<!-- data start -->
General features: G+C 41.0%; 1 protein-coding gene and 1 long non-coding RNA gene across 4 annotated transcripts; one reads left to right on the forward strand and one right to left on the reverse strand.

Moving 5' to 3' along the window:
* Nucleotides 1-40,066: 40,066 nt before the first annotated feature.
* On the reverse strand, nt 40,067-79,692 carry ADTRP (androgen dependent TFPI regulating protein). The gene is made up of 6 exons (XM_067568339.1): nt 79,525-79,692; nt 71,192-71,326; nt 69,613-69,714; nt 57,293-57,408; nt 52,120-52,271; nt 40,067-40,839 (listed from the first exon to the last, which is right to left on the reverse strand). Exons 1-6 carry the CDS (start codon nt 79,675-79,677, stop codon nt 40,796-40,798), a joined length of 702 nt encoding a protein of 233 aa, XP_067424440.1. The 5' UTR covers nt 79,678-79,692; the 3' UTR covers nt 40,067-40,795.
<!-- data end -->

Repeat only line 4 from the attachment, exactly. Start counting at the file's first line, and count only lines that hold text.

* On the reverse strand, nt 40,067-79,692 carry ADTRP (androgen dependent TFPI regulating protein). The gene is made up of 6 exons (XM_067568339.1): nt 79,525-79,692; nt 71,192-71,326; nt 69,613-69,714; nt 57,293-57,408; nt 52,120-52,271; nt 40,067-40,839 (listed from the first exon to the last, which is right to left on the reverse strand). Exons 1-6 carry the CDS (start codon nt 79,675-79,677, stop codon nt 40,796-40,798), a joined length of 702 nt encoding a protein of 233 aa, XP_067424440.1. The 5' UTR covers nt 79,678-79,692; the 3' UTR covers nt 40,067-40,795.